Red Planet Blu-ray Review
Red Planet comes to Region Free US Blu-ray with a very-good-though-not-perfect 1080p High Definition video rendition, presented in the movie’s original theatrical aspect ratio of 2.4:1 widescreen. I know that the movie is only a little over ten years old, but I was still surprised that it turned out this good on the format (after all, look at how bad they got titles like Gladiator wrong first time around), particularly since it isn’t exactly a top-of-the-chart back catalogue release. Hell, even the now-dated special effects stand up for the most part, with only a couple of moments with the artificial intelligence robot looking too unnaturally ‘animated’. Detail is generally very good throughout, with no overt signs of edge enhancement, nor any excessive DNR, and only a couple of brief moments have any kind of noticeable softness. There’s also a nice layer of grain pervading the piece, giving it that suitably filmic veneer. The colour scheme is mainly dictated by the clinical ships interiors and the dusty red-orange Martian landscape (I think it was actually the Nevada desert), although a couple of early ship-based moments do have some adventurous lighting – strong blues and UV tones, the likes of which you’d see on CSI – which occasionally threaten to bleed. Black levels are reasonably strong and effective during the night moments, although there is a hint of crush. Overall this is a very good video presentation which just lacks that 3D pop and shimmer of newly-minted perfection to earn it a demo quality badge.
On the aural front we get an equally impressive DTS-HD Master Audio 5.1 mix which works wonders with the material even if, once again, it never quite reaches the heights of demo quality excellence. Dialogue comes across clearly and coherently throughout, despite the intentionally muffled radio communications, largely dominating the frontal array at all the relevant moments in the movie. Effects are fairly good, not always wholly nuanced, but certainly noteworthy in several more dramatic scenes where an effective atmosphere is created within which to enjoy the particular setpiece that is on offer. The zero grav fire is particularly impressive. Less so is the score, which flips from perfectly acceptable (if forgettable) tones to early-nineties-esque screeches for the AI robot moments. Seriously, with Demolition Man coming up for release any day, I wouldn’t be surprised to find some very similar tones used there – only 7 years earlier! Still, this is hardly a problem with the track, which presents the score – for good or for bad – extremely well over the surrounds. And with a few moments of thundering LFE, as well as some general depth running throughout, this is a very good track indeed, certainly, like the video, worthy of an upgrade.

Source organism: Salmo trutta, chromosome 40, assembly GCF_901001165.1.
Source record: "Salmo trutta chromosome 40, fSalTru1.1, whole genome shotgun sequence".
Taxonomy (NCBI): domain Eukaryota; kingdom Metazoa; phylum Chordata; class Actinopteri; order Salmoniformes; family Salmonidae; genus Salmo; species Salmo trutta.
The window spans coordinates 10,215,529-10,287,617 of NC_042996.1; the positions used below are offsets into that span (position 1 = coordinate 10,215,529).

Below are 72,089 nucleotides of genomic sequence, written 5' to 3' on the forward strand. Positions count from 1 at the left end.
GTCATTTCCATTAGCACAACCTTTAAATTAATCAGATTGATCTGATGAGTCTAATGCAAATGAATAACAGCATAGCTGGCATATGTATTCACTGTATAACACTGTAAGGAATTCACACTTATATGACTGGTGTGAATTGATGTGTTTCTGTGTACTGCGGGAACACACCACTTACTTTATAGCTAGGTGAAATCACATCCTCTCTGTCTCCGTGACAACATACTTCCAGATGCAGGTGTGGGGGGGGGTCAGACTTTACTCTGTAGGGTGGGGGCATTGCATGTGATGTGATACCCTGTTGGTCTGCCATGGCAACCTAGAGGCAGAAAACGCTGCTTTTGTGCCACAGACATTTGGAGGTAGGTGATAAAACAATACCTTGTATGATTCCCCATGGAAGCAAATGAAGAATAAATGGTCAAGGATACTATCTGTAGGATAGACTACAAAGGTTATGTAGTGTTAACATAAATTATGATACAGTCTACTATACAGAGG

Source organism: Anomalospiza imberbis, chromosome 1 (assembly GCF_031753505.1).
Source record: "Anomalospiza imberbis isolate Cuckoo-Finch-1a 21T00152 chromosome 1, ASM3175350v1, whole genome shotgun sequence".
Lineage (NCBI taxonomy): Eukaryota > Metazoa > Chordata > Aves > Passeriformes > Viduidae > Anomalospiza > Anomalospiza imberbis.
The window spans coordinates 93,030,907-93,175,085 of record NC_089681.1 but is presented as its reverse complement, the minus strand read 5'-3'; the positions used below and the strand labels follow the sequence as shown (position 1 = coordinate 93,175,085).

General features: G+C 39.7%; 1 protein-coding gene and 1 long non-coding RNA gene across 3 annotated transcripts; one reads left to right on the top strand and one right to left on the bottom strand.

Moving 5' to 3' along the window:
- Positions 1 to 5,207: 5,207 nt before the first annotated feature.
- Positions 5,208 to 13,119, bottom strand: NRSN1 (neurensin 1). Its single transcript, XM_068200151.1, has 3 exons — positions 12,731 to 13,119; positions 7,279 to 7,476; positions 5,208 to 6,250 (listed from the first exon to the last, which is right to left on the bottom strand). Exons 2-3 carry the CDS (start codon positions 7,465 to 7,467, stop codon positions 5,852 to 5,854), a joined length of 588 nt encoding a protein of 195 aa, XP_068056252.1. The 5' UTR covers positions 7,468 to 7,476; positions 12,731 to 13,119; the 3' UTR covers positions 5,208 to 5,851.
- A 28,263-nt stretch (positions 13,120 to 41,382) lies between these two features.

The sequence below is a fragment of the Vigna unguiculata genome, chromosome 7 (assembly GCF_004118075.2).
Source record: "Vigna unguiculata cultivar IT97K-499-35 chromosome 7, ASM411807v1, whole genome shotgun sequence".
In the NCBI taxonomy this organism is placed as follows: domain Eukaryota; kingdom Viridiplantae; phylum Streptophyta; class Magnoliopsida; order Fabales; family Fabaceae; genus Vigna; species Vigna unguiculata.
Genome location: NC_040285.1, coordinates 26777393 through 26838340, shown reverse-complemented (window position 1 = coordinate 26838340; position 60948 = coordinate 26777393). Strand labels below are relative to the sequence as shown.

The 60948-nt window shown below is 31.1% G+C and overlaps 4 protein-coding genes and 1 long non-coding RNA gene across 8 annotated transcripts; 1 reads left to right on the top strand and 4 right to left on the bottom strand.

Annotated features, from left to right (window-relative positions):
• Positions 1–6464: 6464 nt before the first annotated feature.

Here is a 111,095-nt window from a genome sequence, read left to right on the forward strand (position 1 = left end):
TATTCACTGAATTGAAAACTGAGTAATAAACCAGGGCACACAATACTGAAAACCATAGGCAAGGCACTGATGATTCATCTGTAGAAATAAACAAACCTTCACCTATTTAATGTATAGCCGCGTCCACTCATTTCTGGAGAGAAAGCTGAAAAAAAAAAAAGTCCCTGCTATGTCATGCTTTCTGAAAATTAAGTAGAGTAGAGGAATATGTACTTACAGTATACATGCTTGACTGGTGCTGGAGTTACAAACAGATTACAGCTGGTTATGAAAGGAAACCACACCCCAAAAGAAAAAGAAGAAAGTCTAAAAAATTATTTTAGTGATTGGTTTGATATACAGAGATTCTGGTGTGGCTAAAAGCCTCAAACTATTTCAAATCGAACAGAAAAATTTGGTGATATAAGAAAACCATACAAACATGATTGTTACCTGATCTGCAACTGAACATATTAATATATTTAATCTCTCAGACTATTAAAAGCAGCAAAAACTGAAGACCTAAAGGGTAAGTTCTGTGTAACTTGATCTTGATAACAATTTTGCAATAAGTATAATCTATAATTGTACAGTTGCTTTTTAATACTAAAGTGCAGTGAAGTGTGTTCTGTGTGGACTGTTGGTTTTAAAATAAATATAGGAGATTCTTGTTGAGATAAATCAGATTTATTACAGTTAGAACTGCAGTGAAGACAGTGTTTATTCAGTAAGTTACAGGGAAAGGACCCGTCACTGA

All we get here is the original Theatrical Trailer and a fairly hefty set of Deleted Scenes, which start out as vaguely interesting, but soon get pretty mundane. Although there are 8 scenes, and they total some 14 minutes, it’s far from all new footage – the majority of them being complete scenes from the final film, with just a few seconds of new stuff added back into them. Still, you can’t help but wonder whether this kind of material – largely character development – would have been the start of making a better film out of this lacklustre end product...
2000 was clearly not a good year for Mars-based movies. And they made two of them. Red Planet is a sci-fi action thriller that has all the potential to be excellent – with plenty of key elements stolen from other, better movies; and some interesting philosophical themes about faith and religion – but it just fails to follow through on any single one of the intriguing story strands that it sets up. Not the murderous crew member, suffering under the pressures of the hostile environment, who could have played out like the volatile Michael Biehn character from The Abyss; not the ‘if God created Mars’ musings, or random interjections about science versus faith; and not the tense, how many of us can actually get off the planet subplot. Not, the only strand that made it through this movie in one piece was the irritating A.I. robot gone wild (literally, as it resembles a wild cat), which unfortunately carries all the way through to the end. Considering everything that was hinted at during the fairly length opening setup, it’s a shame that the end result is just so... meh.
On Region Free US Blu-ray we get very good video and audio indeed, and, whilst there are no significant extras to speak of, a handful of deleted scenes is better than nothing, and probably something that fans are going to be interested in checking out. If you are a fan, then this is probably an easy buy – cheap and pretty. But if you’re a newcomer, you have to seriously weigh up your options. If you can live without seeing either of the two bad Mars movies that were made in 2000, then I’d hold off on even giving this a rental. It’ll come back round on TV sooner or later. It’s not that it is a bad movie, just a generally quite disappointing one.
Suggested retail price when reviewed: £12.39
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